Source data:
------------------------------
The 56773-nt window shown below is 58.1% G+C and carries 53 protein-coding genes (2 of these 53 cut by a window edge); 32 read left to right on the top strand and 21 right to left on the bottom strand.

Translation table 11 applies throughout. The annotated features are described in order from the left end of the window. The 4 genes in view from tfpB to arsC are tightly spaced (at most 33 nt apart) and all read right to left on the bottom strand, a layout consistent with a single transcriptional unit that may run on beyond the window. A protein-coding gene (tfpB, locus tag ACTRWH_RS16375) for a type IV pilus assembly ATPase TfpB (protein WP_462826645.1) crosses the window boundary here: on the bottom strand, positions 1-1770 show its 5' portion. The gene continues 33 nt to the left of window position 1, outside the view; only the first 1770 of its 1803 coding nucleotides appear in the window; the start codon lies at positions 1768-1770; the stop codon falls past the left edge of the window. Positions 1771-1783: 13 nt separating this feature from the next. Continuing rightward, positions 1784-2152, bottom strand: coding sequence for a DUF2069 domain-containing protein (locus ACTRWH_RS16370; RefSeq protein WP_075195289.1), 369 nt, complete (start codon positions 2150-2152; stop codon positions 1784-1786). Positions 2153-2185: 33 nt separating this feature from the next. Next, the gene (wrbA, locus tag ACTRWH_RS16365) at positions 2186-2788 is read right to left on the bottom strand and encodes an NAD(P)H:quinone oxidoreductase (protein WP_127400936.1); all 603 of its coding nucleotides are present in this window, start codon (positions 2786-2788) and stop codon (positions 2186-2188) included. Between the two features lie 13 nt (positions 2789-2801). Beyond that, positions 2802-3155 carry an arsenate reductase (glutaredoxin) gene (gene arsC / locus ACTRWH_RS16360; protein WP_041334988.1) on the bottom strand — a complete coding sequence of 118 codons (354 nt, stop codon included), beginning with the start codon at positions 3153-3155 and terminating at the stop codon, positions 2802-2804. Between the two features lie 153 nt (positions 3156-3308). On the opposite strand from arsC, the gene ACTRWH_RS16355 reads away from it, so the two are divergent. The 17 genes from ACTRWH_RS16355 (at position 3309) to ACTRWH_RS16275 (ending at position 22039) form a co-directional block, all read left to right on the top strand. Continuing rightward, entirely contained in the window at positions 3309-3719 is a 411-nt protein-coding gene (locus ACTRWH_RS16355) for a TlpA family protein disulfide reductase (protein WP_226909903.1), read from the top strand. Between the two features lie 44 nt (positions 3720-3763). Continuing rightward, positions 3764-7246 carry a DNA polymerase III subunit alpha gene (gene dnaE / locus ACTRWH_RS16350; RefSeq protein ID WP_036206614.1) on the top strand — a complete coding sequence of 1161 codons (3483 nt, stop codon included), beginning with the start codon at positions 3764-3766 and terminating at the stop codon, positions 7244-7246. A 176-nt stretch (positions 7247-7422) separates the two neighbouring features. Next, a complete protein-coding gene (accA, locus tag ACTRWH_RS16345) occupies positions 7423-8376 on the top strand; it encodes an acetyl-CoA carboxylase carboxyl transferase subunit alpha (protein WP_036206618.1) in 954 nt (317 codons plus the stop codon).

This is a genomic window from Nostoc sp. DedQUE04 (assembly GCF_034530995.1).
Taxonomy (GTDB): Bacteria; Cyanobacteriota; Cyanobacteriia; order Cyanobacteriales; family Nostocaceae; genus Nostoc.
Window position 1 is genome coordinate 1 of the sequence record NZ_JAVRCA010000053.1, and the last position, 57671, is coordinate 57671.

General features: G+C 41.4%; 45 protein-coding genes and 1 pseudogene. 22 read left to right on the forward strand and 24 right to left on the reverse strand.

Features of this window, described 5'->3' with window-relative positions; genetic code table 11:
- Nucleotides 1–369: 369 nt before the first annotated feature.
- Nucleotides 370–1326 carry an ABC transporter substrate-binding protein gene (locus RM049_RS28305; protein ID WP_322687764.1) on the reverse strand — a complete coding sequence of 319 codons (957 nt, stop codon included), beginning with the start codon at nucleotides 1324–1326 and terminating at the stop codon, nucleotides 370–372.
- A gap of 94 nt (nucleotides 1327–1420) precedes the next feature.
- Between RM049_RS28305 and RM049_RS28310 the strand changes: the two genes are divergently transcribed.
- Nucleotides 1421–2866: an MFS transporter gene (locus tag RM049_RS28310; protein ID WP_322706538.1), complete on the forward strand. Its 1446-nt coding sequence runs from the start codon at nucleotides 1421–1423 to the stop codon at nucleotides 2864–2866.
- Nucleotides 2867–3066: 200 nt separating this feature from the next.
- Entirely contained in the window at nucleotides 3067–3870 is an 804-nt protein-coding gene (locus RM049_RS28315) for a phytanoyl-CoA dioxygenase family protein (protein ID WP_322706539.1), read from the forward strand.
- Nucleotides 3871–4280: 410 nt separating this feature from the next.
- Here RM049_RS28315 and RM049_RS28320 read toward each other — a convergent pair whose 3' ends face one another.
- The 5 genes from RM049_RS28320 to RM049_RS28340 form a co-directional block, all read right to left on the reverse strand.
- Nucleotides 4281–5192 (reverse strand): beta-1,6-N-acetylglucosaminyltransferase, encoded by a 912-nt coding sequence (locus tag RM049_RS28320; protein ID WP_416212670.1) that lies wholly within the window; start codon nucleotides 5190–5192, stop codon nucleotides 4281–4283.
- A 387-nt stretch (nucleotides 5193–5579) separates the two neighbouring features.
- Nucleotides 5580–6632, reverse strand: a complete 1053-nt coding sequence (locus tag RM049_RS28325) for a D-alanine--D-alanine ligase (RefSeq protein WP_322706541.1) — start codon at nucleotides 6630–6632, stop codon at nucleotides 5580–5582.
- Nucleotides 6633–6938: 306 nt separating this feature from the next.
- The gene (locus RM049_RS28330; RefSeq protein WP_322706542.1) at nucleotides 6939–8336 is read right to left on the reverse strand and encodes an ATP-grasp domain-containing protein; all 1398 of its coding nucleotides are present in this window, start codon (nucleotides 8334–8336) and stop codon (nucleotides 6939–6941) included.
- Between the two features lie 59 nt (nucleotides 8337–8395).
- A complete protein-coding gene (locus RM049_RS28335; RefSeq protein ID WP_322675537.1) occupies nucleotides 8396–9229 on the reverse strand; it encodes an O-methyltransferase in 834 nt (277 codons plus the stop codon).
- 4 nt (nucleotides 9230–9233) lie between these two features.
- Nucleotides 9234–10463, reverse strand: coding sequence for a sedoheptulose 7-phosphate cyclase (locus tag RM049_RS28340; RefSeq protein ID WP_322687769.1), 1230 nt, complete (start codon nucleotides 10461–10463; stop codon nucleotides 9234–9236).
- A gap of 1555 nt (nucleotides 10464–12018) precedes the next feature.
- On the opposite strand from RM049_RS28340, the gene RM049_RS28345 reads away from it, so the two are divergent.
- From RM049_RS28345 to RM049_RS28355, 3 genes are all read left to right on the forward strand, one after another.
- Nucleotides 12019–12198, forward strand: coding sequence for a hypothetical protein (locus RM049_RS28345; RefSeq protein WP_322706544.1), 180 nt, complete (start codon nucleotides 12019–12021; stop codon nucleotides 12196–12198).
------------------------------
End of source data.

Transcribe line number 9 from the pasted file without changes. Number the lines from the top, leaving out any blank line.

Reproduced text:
- Nucleotides 370–1326 carry an ABC transporter substrate-binding protein gene (locus RM049_RS28305; protein ID WP_322687764.1) on the reverse strand — a complete coding sequence of 319 codons (957 nt, stop codon included), beginning with the start codon at nucleotides 1324–1326 and terminating at the stop codon, nucleotides 370–372.